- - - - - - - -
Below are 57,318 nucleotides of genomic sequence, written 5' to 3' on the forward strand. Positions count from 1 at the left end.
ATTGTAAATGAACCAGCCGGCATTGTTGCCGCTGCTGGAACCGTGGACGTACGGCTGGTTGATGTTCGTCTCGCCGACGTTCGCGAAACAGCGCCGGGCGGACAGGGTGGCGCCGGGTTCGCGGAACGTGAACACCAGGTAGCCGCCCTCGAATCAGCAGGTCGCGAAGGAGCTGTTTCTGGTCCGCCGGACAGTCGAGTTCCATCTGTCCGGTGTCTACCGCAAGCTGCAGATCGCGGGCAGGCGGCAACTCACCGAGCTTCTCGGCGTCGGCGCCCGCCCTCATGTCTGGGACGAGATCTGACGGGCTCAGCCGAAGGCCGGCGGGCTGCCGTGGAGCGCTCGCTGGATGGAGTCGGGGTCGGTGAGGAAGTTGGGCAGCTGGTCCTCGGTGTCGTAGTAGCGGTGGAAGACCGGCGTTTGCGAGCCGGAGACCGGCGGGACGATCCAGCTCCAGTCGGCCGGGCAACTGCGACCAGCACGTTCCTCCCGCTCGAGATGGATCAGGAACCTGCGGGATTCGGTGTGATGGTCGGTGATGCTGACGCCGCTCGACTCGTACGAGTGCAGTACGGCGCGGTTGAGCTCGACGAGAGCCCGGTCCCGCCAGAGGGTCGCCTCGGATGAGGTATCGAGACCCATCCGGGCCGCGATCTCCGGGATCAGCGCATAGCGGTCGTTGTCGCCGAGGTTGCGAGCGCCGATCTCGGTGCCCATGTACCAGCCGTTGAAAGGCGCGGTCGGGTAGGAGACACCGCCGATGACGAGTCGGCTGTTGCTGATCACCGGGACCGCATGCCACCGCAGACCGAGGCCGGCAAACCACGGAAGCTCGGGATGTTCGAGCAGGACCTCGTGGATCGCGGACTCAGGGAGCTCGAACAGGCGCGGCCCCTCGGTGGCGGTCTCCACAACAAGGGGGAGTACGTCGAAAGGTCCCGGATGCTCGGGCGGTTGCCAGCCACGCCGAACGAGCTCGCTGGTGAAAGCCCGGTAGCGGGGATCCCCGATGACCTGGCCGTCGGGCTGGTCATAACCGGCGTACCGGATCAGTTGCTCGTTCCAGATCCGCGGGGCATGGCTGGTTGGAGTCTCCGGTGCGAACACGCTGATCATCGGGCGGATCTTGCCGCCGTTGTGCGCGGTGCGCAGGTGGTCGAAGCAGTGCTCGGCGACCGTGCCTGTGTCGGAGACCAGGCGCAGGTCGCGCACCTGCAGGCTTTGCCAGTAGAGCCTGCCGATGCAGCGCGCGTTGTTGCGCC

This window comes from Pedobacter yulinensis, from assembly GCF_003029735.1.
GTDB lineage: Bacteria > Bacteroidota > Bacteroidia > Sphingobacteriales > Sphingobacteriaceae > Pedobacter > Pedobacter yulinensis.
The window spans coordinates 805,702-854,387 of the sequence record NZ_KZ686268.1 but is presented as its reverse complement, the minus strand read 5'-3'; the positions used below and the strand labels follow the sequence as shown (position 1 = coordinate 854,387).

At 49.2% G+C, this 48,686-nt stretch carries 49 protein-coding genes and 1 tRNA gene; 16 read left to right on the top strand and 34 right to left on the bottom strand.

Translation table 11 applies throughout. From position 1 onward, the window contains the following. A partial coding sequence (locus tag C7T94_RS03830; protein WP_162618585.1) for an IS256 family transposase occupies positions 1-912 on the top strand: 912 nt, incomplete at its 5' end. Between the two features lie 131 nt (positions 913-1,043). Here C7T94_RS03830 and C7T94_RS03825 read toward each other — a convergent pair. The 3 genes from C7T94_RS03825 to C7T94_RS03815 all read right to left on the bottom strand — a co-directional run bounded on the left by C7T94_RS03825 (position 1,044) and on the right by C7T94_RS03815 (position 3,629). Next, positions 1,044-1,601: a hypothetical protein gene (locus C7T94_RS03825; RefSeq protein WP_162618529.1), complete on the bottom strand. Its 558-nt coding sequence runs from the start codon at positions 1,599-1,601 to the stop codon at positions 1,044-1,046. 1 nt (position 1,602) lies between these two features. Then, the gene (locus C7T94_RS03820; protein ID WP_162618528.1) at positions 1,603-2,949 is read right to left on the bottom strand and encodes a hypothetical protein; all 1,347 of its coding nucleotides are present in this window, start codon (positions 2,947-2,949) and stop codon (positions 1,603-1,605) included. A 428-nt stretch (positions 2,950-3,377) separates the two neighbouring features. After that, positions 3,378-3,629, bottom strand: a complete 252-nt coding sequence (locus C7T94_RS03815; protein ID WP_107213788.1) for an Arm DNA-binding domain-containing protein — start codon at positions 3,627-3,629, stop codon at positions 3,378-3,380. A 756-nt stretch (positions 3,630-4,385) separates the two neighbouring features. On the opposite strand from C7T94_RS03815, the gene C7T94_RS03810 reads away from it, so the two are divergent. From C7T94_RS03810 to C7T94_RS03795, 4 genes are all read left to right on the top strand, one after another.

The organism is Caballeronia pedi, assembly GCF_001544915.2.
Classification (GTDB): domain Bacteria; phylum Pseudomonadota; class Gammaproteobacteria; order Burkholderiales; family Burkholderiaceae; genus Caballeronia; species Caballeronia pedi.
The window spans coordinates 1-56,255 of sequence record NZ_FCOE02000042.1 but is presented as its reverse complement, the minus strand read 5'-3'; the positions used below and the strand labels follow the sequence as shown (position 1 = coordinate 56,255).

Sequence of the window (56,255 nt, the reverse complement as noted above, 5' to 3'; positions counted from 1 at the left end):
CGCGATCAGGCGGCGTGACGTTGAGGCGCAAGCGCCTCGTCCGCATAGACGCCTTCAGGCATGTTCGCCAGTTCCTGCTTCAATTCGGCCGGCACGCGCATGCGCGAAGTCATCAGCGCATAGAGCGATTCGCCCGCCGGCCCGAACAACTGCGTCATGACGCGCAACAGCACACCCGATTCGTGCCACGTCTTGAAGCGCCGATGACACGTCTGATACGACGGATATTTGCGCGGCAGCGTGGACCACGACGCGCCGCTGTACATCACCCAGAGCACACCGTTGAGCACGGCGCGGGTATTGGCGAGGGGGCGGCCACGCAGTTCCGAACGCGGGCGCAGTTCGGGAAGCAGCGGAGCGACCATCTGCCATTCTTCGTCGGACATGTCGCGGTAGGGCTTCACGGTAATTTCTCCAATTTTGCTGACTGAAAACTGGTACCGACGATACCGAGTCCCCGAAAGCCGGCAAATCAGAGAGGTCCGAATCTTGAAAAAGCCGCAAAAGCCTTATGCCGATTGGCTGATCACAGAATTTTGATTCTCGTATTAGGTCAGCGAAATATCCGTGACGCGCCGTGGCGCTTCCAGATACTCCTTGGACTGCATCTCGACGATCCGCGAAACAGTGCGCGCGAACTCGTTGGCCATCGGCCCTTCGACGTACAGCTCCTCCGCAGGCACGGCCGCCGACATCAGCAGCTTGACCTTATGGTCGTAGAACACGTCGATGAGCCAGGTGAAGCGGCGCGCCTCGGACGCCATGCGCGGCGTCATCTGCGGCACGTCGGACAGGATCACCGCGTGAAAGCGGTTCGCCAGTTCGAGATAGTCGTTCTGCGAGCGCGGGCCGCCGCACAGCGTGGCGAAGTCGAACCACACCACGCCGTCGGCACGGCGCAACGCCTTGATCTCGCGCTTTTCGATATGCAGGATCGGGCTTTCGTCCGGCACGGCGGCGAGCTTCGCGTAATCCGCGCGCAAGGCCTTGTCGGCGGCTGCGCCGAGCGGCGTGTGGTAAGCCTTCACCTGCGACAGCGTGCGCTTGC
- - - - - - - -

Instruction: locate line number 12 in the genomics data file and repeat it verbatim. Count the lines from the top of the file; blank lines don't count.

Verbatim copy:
CGCGATCAGGCGGCGTGACGTTGAGGCGCAAGCGCCTCGTCCGCATAGACGCCTTCAGGCATGTTCGCCAGTTCCTGCTTCAATTCGGCCGGCACGCGCATGCGCGAAGTCATCAGCGCATAGAGCGATTCGCCCGCCGGCCCGAACAACTGCGTCATGACGCGCAACAGCACACCCGATTCGTGCCACGTCTTGAAGCGCCGATGACACGTCTGATACGACGGATATTTGCGCGGCAGCGTGGACCACGACGCGCCGCTGTACATCACCCAGAGCACACCGTTGAGCACGGCGCGGGTATTGGCGAGGGGGCGGCCACGCAGTTCCGAACGCGGGCGCAGTTCGGGAAGCAGCGGAGCGACCATCTGCCATTCTTCGTCGGACATGTCGCGGTAGGGCTTCACGGTAATTTCTCCAATTTTGCTGACTGAAAACTGGTACCGACGATACCGAGTCCCCGAAAGCCGGCAAATCAGAGAGGTCCGAATCTTGAAAAAGCCGCAAAAGCCTTATGCCGATTGGCTGATCACAGAATTTTGATTCTCGTATTAGGTCAGCGAAATATCCGTGACGCGCCGTGGCGCTTCCAGATACTCCTTGGACTGCATCTCGACGATCCGCGAAACAGTGCGCGCGAACTCGTTGGCCATCGGCCCTTCGACGTACAGCTCCTCCGCAGGCACGGCCGCCGACATCAGCAGCTTGACCTTATGGTCGTAGAACACGTCGATGAGCCAGGTGAAGCGGCGCGCCTCGGACGCCATGCGCGGCGTCATCTGCGGCACGTCGGACAGGATCACCGCGTGAAAGCGGTTCGCCAGTTCGAGATAGTCGTTCTGCGAGCGCGGGCCGCCGCACAGCGTGGCGAAGTCGAACCACACCACGCCGTCGGCACGGCGCAACGCCTTGATCTCGCGCTTTTCGATATGCAGGATCGGGCTTTCGTCCGGCACGGCGGCGAGCTTCGCGTAATCCGCGCGCAAGGCCTTGTCGGCGGCTGCGCCGAGCGGCGTGTGGTAAGCCTTCACCTGCGACAGCGTGCGCTTGC